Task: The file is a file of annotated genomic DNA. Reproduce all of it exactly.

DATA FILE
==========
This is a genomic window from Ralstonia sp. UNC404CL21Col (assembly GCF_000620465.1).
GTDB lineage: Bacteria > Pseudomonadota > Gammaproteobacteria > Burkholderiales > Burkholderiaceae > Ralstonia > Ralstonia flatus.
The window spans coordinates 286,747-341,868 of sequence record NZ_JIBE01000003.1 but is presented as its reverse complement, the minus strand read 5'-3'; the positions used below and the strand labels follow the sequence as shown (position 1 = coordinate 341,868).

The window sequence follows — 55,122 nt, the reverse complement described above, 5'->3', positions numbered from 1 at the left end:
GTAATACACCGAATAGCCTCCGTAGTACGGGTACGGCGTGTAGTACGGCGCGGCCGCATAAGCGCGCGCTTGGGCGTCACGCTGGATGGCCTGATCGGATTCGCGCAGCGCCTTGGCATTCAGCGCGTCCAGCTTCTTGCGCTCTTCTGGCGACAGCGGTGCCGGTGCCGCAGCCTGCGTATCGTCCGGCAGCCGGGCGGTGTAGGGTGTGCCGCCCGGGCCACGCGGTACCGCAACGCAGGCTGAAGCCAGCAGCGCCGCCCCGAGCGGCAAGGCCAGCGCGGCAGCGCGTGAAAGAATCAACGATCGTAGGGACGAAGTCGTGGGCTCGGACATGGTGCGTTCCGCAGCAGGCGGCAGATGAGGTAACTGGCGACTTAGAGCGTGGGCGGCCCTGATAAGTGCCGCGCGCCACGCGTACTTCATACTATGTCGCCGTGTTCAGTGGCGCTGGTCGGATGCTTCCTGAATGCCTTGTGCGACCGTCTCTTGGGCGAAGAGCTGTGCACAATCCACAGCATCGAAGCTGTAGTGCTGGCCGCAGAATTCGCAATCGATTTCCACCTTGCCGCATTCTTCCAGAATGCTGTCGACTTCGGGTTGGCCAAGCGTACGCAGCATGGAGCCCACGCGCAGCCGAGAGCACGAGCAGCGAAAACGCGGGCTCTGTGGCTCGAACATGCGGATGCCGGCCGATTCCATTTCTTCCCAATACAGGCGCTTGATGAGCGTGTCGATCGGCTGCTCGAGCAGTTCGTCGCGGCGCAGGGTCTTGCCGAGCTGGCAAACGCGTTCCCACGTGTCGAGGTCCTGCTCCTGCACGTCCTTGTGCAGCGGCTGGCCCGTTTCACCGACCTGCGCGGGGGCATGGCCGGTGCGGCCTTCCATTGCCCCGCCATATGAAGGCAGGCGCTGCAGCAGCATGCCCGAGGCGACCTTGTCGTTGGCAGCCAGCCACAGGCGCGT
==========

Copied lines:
This is a genomic window from Ralstonia sp. UNC404CL21Col (assembly GCF_000620465.1).
GTDB lineage: Bacteria > Pseudomonadota > Gammaproteobacteria > Burkholderiales > Burkholderiaceae > Ralstonia > Ralstonia flatus.
The window spans coordinates 286,747-341,868 of sequence record NZ_JIBE01000003.1 but is presented as its reverse complement, the minus strand read 5'-3'; the positions used below and the strand labels follow the sequence as shown (position 1 = coordinate 341,868).

The window sequence follows — 55,122 nt, the reverse complement described above, 5'->3', positions numbered from 1 at the left end:
GTAATACACCGAATAGCCTCCGTAGTACGGGTACGGCGTGTAGTACGGCGCGGCCGCATAAGCGCGCGCTTGGGCGTCACGCTGGATGGCCTGATCGGATTCGCGCAGCGCCTTGGCATTCAGCGCGTCCAGCTTCTTGCGCTCTTCTGGCGACAGCGGTGCCGGTGCCGCAGCCTGCGTATCGTCCGGCAGCCGGGCGGTGTAGGGTGTGCCGCCCGGGCCACGCGGTACCGCAACGCAGGCTGAAGCCAGCAGCGCCGCCCCGAGCGGCAAGGCCAGCGCGGCAGCGCGTGAAAGAATCAACGATCGTAGGGACGAAGTCGTGGGCTCGGACATGGTGCGTTCCGCAGCAGGCGGCAGATGAGGTAACTGGCGACTTAGAGCGTGGGCGGCCCTGATAAGTGCCGCGCGCCACGCGTACTTCATACTATGTCGCCGTGTTCAGTGGCGCTGGTCGGATGCTTCCTGAATGCCTTGTGCGACCGTCTCTTGGGCGAAGAGCTGTGCACAATCCACAGCATCGAAGCTGTAGTGCTGGCCGCAGAATTCGCAATCGATTTCCACCTTGCCGCATTCTTCCAGAATGCTGTCGACTTCGGGTTGGCCAAGCGTACGCAGCATGGAGCCCACGCGCAGCCGAGAGCACGAGCAGCGAAAACGCGGGCTCTGTGGCTCGAACATGCGGATGCCGGCCGATTCCATTTCTTCCCAATACAGGCGCTTGATGAGCGTGTCGATCGGCTGCTCGAGCAGTTCGTCGCGGCGCAGGGTCTTGCCGAGCTGGCAAACGCGTTCCCACGTGTCGAGGTCCTGCTCCTGCACGTCCTTGTGCAGCGGCTGGCCCGTTTCACCGACCTGCGCGGGGGCATGGCCGGTGCGGCCTTCCATTGCCCCGCCATATGAAGGCAGGCGCTGCAGCAGCATGCCCGAGGCGACCTTGTCGTTGGCAGCCAGCCACAGGCGCGT